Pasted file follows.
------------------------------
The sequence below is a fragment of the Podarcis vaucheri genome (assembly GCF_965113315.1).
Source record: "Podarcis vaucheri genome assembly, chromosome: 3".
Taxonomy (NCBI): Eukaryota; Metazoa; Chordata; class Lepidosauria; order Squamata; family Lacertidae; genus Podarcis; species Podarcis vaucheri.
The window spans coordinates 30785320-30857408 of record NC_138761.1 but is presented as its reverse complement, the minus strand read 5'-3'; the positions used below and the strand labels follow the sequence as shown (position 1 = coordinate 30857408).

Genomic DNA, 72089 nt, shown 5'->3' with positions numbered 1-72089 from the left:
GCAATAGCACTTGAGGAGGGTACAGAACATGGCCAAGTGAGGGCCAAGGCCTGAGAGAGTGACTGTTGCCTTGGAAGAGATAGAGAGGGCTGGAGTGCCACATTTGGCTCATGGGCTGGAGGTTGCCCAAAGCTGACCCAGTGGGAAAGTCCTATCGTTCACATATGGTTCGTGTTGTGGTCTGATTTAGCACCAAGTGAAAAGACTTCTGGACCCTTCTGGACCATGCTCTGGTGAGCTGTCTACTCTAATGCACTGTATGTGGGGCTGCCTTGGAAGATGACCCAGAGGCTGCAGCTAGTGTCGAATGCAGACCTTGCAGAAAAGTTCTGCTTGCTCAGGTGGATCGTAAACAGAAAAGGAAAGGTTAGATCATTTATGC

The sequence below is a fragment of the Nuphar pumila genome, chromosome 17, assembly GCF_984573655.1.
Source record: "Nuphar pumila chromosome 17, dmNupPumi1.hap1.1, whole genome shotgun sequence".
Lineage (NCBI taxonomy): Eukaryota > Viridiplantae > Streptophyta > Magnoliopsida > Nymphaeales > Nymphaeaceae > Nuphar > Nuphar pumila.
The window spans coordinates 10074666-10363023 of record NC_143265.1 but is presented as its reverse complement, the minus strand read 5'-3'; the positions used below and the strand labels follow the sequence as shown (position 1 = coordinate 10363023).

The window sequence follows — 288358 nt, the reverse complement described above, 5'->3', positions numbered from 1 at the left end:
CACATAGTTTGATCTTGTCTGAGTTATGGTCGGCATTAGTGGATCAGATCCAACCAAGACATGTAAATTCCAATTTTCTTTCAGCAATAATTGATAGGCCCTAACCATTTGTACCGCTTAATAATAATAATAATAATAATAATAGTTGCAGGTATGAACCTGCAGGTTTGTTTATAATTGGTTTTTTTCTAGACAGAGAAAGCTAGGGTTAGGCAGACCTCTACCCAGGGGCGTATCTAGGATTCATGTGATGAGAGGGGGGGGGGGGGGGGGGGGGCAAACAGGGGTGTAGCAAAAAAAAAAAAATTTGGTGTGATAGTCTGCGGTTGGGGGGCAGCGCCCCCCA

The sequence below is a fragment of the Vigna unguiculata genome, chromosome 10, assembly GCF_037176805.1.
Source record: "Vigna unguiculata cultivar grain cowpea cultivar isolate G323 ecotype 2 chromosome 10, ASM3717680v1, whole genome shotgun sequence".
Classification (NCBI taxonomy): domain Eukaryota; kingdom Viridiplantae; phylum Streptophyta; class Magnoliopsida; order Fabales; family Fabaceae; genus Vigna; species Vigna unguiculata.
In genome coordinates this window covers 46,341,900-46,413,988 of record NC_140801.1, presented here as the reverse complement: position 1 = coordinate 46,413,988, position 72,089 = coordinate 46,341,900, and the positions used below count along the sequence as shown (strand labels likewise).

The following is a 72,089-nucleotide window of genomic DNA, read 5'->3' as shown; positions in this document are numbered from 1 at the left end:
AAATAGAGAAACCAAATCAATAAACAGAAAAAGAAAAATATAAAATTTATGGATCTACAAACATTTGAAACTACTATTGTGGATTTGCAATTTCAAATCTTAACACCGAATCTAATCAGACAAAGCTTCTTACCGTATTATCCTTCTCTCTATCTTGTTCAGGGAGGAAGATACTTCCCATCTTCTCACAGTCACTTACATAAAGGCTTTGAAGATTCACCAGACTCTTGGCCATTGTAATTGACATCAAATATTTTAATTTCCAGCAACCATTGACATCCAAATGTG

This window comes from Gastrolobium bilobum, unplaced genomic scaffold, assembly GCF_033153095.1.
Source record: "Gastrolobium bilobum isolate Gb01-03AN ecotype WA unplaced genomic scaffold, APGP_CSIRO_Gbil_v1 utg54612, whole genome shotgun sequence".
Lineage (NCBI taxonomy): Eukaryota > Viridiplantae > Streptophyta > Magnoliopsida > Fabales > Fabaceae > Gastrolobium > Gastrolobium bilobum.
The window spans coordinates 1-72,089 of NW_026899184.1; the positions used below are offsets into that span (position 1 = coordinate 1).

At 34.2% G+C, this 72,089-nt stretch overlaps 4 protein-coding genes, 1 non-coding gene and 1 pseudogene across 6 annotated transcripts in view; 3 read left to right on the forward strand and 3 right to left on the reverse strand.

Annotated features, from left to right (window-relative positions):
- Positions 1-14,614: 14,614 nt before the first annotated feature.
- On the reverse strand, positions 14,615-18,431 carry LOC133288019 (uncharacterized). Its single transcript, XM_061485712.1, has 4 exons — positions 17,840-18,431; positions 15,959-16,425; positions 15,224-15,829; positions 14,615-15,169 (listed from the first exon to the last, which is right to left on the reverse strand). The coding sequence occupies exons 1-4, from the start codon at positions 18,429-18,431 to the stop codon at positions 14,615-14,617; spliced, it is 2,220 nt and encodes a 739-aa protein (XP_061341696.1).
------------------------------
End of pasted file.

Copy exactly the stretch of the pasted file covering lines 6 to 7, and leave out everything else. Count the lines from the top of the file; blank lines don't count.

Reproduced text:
GCAATAGCACTTGAGGAGGGTACAGAACATGGCCAAGTGAGGGCCAAGGCCTGAGAGAGTGACTGTTGCCTTGGAAGAGATAGAGAGGGCTGGAGTGCCACATTTGGCTCATGGGCTGGAGGTTGCCCAAAGCTGACCCAGTGGGAAAGTCCTATCGTTCACATATGGTTCGTGTTGTGGTCTGATTTAGCACCAAGTGAAAAGACTTCTGGACCCTTCTGGACCATGCTCTGGTGAGCTGTCTACTCTAATGCACTGTATGTGGGGCTGCCTTGGAAGATGACCCAGAGGCTGCAGCTAGTGTCGAATGCAGACCTTGCAGAAAAGTTCTGCTTGCTCAGGTGGATCGTAAACAGAAAAGGAAAGGTTAGATCATTTATGC

The sequence below is a fragment of the Nuphar pumila genome, chromosome 17, assembly GCF_984573655.1.